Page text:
WASHINGTON (Mar. 20)
Secretary of State Cordell Hull yesterday denied knowledge of a State Department investigation reported by the Philadelphia Inquired to have been launched into a Nazi-inspired plan to establish a chain of pro-Nazi, anti-Semitic daily newspapers in the United States.
According to a copyrighted Washington story in Saturday’s Inquirer, the initial effort to launch the chain met with failure when 13 of 18 American newspaper men to whom the proposal had been outlined refused to join “any such subversive undertaking.”
The Inquirer report continues:
“Of eighteen newspaper men gathered from all sections of the United States and Canada in the Austrian Legation here, all but five turned deaf ears to the offers that they were to become managing editors of the projected newspapers, and walked out on the meeting.
“By so doing, they also threw up lucrative jobs which they had held since last Fall. The jobs consisted of efforts to combat the boycott of German-made goods in their sections.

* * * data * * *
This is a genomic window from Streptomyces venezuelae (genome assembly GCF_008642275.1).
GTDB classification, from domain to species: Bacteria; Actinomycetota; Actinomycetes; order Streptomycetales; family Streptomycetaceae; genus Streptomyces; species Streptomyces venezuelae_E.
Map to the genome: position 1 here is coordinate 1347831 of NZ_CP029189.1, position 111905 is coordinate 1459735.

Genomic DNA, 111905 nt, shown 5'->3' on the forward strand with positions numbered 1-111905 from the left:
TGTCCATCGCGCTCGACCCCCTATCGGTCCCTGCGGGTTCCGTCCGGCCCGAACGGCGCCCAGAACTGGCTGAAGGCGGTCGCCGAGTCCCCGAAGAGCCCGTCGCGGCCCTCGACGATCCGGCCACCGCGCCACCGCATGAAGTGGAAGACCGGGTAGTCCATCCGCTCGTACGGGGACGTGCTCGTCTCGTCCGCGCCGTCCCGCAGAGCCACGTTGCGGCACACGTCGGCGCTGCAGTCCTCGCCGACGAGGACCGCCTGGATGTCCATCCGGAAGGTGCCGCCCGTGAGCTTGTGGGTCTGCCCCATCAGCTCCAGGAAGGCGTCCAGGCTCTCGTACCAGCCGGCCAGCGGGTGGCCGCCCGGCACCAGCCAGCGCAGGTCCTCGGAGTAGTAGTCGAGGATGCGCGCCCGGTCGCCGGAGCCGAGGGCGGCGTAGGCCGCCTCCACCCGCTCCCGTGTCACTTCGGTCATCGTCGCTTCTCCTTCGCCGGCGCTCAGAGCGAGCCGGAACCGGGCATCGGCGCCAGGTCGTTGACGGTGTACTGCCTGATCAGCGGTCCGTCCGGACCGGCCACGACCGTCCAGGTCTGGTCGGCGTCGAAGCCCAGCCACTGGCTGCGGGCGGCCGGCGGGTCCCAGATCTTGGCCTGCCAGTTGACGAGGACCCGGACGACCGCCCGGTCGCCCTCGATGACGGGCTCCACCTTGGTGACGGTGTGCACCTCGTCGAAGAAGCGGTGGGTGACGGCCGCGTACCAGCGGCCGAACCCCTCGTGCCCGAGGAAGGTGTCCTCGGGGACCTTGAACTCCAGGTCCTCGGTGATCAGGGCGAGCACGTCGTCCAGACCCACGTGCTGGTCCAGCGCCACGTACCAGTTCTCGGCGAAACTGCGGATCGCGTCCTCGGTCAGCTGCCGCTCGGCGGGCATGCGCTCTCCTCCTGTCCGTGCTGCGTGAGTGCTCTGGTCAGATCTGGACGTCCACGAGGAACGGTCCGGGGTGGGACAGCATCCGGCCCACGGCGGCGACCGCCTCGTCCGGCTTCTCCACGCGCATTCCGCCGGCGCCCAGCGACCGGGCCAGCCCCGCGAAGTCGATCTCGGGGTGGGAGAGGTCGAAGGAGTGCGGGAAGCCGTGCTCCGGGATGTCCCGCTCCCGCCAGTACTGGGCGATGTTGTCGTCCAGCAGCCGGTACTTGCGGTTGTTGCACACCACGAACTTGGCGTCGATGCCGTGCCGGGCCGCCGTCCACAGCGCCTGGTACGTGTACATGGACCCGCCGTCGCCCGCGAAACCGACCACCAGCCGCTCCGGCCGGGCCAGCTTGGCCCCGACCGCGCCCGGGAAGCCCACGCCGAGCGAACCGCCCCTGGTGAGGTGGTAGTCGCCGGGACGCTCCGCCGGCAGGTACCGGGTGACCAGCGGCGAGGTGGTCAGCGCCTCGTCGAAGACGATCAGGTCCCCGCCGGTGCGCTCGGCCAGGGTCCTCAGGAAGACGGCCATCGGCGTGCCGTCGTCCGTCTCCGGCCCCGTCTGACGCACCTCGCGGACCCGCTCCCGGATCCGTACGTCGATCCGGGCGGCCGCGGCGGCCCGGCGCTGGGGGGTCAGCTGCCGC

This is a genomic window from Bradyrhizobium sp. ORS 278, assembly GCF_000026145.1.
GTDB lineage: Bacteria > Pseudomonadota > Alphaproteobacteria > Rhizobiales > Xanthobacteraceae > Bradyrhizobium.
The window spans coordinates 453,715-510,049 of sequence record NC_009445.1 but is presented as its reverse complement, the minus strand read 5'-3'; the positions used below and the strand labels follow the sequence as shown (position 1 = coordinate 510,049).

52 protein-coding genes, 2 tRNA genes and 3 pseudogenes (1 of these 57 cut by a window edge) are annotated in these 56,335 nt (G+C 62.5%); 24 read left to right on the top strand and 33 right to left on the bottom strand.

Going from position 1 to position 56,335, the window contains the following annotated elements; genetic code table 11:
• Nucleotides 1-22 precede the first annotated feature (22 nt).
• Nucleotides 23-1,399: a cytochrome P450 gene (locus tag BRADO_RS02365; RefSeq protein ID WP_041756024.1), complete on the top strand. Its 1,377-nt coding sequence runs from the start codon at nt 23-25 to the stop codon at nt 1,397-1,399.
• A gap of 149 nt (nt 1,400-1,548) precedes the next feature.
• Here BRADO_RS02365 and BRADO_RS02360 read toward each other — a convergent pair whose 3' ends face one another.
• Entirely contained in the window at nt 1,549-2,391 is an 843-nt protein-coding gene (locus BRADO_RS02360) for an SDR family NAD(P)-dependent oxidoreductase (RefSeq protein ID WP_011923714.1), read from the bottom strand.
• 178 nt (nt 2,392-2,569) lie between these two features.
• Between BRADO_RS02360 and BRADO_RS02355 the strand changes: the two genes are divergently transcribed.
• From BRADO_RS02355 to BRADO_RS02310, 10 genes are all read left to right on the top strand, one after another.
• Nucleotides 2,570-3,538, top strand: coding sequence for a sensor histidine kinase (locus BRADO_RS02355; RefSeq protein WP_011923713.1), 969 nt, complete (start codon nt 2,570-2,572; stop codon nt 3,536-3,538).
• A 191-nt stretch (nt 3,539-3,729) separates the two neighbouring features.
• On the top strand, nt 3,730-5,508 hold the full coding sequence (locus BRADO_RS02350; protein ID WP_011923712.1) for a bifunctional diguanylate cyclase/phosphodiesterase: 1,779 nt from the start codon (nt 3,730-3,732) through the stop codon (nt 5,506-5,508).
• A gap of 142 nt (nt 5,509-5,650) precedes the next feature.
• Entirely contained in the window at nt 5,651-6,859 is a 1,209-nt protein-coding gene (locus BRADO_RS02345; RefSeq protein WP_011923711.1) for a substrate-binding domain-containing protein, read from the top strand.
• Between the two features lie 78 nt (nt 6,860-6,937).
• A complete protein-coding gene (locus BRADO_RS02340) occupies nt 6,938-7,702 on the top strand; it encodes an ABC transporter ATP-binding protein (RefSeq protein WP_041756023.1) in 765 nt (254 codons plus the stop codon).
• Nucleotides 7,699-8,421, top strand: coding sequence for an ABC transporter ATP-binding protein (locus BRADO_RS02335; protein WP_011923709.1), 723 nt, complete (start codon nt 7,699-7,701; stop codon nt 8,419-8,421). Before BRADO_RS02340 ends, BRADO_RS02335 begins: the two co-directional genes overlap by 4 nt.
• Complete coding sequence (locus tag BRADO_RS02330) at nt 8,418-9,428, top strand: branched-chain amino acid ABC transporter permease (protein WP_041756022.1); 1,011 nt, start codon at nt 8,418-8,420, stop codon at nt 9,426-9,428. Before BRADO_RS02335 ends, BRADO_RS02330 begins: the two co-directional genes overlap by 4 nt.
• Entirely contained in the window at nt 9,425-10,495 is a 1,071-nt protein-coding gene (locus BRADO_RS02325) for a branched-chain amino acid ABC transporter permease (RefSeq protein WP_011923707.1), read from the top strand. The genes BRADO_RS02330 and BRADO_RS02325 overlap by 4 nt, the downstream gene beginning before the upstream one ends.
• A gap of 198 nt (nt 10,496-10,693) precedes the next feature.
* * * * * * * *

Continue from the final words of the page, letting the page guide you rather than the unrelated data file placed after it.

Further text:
“Among the eighteen newspaper men were one from Philadelphia, two from Canada and others from Detroit, New York, Cleveland, Beaumont, Texas; California, Portland, Ore.; Chicago, St. Louis, Milwaukee and Geogia.
“Before the men walked out of the meeting they attempted to learn the source of the money that was to finance the newspapers.
“Printing facilities, they were told, would be supplied by members of the German-American Volksbund in their cities who had printing shops or had access to printing shops. The impression was given that German-American business men of means were to supply the money.
“They were hired for propaganda work last Fall, the contact men in each case being German-American business men in their communities, or members of the German Consulate acting ‘unofficially.’
“When they received word to report in Washington Sunday, some of them had little time to get there. Those from distant points came by plane.
“At the Austrian Legation they were ushered into a large room and were introduced to a man known as ‘Mr. Ulrich.’ It was understood that was not his right name, and that actually he was a member of either the German or the Austrian Legation staff.
“‘Mr. Ulrich’ submitted the proposal – eleven newspapers in strategically placed sections of the United States to be published daily.
“Members of the Volksbund were to act as circulation canvassers, encouraging their friends to read the newspapers and ‘drop the Jew press.'”